Promoting credential attainment – There was a discussion among the group about the need to promote credential attainment. The concept of a general education certificate may contribute to this goal, but the committee also acknowledged the more important aspect of improving the transfer between community colleges and universities is to help students move more quickly to bachelor’s degrees.
These recommendations have been shaped by considerable institutional input and feedback from colleges and university staff over the past eight months. The legislature required the submission of a final report to the legislature by September 1, 2013. The committee presented these final recommendations to the appropriate legislative committees by that date with the understanding that implementation of this new agreement was beyond the scope of the legislatively mandated group.
The charge of the Committee on the Transferability of Core College Courses was to develop the broad outlines of a new agreement (see the legislative language below) and the committee recommended that implementation of the MTA be led by MACRAO. The committee believes that institutions should commit to providing clear and readily available information regarding the process for satisfying the Michigan Transfer Agreement at their
institutions. MACRAO formed an ad hoc committee in the summer of 2013 to guide the implementation process and has made substantial progress toward this end.
The MTA will take effect for students who begin their studies in the fall 2014 semester. Students who started prior to fall 2014 will be able to complete the existing MACRAO Agreement until the end of the summer 2019. Irrespective of time, if a student already has a “MACRAO Satisfied” endorsement previously placed on their transcript, it is expected that receiving institution will still honor it in the best interest of this individual. All two-‐ and four-‐year public institutions have been invited to participate in the new agreement and it is expected that all of them will sign-‐on to the MTA no later than end of the winter 2014 semester. Private institutions in the state will also be invited to participate and it is expected that a significant portion of these colleges and universities will sign on as well.
To facilitate the adoption of the MTA, the MACRAO implementation committee has developed a detailed “Michigan Transfer Agreement Articulation Handbook” that describes the details and best practices for implementation of the new agreement. This handbook along with other documents designed to aid the implementation process, such as Frequently Asked Questions, have been created and posted at the follow link on the MACRAO website: http://www.macrao.org/Publications/MTA.asp.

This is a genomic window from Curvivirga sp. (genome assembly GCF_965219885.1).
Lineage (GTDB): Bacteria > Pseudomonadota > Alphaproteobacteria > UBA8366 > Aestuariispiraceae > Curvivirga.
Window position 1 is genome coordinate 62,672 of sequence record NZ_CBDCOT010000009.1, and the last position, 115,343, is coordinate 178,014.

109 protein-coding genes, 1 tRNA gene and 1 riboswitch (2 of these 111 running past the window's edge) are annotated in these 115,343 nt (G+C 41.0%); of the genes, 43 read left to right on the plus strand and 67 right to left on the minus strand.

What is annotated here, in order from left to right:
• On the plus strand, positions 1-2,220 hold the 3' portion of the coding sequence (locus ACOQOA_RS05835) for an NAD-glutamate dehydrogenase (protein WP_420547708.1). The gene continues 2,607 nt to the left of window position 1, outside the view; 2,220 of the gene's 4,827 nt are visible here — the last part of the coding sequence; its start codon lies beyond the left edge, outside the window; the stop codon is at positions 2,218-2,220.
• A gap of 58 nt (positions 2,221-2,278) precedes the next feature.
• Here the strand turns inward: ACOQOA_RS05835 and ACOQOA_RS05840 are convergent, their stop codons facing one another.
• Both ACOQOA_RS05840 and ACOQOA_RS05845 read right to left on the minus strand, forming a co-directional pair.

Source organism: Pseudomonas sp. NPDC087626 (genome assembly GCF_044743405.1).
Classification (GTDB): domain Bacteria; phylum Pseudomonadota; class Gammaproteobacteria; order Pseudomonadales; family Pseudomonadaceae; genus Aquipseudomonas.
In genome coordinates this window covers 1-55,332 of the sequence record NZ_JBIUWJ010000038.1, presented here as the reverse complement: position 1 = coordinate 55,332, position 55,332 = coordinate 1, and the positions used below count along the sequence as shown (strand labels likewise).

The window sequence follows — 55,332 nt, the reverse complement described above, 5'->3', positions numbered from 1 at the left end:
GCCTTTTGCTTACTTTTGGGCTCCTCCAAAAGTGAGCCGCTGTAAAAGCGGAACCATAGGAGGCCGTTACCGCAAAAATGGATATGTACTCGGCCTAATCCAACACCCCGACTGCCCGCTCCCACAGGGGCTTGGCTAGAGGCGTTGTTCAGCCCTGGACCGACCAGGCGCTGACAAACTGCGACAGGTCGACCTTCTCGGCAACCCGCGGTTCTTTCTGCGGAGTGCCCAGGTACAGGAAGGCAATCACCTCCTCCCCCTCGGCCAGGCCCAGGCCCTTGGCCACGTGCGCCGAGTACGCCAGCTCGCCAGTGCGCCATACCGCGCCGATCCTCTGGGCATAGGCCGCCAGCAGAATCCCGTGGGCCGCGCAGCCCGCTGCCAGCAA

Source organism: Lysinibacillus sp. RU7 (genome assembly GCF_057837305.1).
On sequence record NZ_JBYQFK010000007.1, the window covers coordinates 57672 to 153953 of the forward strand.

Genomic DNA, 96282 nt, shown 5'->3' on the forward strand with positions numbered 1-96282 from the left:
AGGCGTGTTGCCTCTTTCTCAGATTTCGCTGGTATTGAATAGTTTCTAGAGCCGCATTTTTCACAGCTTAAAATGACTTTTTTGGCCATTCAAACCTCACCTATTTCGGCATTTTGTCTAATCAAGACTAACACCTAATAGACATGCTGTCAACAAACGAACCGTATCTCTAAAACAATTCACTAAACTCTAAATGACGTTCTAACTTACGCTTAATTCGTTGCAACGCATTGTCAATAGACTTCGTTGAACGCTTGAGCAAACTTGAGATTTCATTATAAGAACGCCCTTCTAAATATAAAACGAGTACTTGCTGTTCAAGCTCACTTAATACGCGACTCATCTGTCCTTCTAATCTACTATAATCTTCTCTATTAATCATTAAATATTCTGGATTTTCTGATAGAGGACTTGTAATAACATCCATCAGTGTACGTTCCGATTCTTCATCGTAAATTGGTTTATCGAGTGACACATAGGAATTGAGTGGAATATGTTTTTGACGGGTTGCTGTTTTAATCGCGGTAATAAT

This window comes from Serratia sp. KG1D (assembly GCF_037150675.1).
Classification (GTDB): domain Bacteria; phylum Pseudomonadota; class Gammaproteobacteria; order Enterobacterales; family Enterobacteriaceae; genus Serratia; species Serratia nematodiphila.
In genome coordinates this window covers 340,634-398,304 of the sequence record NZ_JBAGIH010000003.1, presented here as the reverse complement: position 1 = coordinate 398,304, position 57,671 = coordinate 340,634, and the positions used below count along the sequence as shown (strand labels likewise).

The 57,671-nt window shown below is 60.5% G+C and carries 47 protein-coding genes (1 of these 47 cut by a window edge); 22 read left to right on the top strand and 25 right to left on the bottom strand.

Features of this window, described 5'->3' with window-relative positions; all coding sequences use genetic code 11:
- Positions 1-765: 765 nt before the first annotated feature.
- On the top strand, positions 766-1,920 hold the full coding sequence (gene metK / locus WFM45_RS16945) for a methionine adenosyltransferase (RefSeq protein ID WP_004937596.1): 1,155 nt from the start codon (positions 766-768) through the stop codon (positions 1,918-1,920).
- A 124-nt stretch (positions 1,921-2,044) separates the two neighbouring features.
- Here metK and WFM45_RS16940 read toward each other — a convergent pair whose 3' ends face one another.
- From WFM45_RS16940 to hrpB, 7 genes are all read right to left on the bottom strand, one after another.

In addition, MACRAO has developed a communication plan to inform students, faculty, staff, and other
stakeholders of the new agreement. The MACRAO implementation committee, working with all the appropriate constituents including institutional leadership and faculty also have several training and professional
development sessions planned through the spring and summer of 2014 to help practitioners prepare for the launch of the MTA in the fall 2014 semester. Finally, as part of their role in facilitating the MTA moving forward, MACRAO will be responsible for a regular process for reviewing the Michigan Transfer Agreement for needed changes. The MACRAO College Articulation Committee will be the entity that ensures this happens.
As part of the committee recommendations submitted in September 2013, the group highlighted two broad issues that would require additional dialogue between and among institutions as the MTA is implemented. Below is an update on these issues:
1) Residency requirements and issues of student swirl – As noted previously, the committee acknowledged the increasing prevalence of student swirl between and among two-‐ and four-‐year institutions. As such, there was significant discussion about the appropriate residency requirement for an institution to award a “stamp” under the new transfer agreement. While the committee recognizes the appropriate need for institutions to have a process for students to establish a transcript at their institution, the committee
recommends that this new agreement be distinct from associate degree residency requirements and that no residency requirement be required for the Michigan Transfer Agreement beyond students completing at least one credit-‐bearing course at the institution awarding the MTA.
It is important to note that given other significant discussions on related issues such as changes to accreditation “assumed practices” and reverse transfer agreements, MCCA will work in conjunction with MACRAO to facilitate a conversation with the Michigan community colleges about these issues with an eye toward more consistency on residency requirements across community colleges. These conversations are ongoing. This past summer the Higher Learning Commission, which is the regional accreditor for all Michigan postsecondary institutions, revised their expectations about residency requirements. This change has created an opportunity to explore this issue across the state. It is important to note that while this is a critical issue, the dialogue about residency requirements is not central to the implementation of the MTA and should not hold up that process.